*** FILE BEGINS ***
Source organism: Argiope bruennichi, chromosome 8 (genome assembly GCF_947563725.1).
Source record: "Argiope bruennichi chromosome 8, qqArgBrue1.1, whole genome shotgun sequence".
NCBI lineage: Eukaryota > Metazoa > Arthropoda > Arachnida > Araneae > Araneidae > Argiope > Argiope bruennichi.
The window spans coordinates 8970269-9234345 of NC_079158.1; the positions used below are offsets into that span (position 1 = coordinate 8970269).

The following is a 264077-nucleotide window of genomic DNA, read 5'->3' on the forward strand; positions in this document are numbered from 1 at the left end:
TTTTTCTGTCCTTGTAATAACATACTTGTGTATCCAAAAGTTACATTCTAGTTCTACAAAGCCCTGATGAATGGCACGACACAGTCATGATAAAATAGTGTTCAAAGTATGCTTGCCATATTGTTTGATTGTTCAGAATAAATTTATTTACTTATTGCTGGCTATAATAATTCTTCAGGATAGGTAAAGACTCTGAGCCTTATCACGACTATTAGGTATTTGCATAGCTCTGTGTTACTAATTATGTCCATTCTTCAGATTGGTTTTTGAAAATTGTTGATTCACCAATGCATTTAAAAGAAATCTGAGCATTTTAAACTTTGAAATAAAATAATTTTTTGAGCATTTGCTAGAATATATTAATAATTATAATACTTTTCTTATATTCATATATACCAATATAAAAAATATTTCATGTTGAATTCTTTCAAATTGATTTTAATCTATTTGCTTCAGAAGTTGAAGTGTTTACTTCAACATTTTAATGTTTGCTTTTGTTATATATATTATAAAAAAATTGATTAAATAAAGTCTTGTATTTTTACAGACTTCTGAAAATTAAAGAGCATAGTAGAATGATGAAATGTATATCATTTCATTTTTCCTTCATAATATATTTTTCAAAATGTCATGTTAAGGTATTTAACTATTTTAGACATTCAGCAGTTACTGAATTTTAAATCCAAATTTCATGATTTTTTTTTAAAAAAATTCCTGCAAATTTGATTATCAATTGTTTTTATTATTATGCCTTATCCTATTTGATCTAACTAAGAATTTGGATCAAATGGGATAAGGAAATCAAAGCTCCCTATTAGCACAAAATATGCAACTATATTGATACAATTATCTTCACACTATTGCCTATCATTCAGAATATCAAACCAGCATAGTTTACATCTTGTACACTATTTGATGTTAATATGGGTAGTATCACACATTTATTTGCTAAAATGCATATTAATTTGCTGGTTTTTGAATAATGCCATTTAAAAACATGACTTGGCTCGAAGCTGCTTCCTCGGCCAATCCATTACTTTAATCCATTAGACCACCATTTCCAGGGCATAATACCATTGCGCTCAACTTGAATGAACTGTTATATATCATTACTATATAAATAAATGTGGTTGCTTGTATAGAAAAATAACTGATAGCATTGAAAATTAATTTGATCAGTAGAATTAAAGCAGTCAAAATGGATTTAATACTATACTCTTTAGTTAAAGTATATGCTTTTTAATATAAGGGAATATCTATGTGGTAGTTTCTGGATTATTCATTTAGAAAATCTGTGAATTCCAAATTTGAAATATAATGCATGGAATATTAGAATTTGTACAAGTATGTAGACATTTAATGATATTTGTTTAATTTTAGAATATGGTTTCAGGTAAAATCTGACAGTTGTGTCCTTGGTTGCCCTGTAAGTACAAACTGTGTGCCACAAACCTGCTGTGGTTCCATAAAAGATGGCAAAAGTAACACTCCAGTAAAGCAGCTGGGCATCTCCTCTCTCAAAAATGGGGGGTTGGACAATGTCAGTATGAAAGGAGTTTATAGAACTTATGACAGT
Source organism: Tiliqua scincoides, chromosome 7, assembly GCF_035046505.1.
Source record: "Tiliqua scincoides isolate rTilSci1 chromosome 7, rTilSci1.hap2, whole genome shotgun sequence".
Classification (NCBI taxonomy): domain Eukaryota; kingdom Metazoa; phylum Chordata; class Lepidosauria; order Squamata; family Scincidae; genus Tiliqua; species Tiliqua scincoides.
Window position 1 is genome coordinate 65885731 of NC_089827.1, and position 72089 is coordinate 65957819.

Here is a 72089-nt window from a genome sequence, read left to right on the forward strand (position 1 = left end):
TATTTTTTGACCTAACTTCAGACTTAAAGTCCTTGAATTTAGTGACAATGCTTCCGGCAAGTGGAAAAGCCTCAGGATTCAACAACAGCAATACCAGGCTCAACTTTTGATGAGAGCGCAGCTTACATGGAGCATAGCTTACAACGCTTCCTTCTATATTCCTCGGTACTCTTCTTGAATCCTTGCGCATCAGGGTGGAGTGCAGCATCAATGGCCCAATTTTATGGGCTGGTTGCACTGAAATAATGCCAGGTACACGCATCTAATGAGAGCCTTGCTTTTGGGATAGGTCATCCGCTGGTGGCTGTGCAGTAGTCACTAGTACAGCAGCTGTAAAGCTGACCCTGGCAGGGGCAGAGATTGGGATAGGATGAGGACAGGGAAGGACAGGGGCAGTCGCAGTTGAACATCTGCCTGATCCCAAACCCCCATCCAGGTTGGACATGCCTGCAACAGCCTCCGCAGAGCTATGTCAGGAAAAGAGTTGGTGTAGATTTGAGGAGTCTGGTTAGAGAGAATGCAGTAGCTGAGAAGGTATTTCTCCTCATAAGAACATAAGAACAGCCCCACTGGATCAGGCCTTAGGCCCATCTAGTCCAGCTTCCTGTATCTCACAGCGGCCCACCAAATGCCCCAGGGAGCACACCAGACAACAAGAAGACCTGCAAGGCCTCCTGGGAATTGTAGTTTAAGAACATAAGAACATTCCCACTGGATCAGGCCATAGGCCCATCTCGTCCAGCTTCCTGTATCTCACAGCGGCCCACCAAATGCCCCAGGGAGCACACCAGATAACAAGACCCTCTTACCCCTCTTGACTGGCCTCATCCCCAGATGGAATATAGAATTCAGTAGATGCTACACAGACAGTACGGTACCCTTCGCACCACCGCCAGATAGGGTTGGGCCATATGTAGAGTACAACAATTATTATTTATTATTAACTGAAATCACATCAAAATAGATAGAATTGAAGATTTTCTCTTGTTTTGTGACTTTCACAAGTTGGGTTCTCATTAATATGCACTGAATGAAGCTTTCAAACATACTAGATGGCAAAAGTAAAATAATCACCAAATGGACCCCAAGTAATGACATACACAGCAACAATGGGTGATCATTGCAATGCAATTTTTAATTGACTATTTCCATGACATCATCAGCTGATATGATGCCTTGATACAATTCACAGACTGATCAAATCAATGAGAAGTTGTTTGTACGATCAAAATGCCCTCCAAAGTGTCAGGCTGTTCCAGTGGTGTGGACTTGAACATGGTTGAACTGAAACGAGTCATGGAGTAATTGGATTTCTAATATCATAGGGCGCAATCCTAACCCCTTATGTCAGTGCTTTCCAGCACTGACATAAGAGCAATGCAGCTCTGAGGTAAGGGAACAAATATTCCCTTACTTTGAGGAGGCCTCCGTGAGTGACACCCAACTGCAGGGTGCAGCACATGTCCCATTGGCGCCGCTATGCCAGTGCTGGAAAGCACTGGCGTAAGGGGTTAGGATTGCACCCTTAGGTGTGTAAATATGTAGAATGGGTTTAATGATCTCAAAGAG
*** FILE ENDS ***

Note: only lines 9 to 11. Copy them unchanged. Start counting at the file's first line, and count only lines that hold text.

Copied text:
Classification (NCBI taxonomy): domain Eukaryota; kingdom Metazoa; phylum Chordata; class Lepidosauria; order Squamata; family Scincidae; genus Tiliqua; species Tiliqua scincoides.
Window position 1 is genome coordinate 65885731 of NC_089827.1, and position 72089 is coordinate 65957819.

Here is a 72089-nt window from a genome sequence, read left to right on the forward strand (position 1 = left end):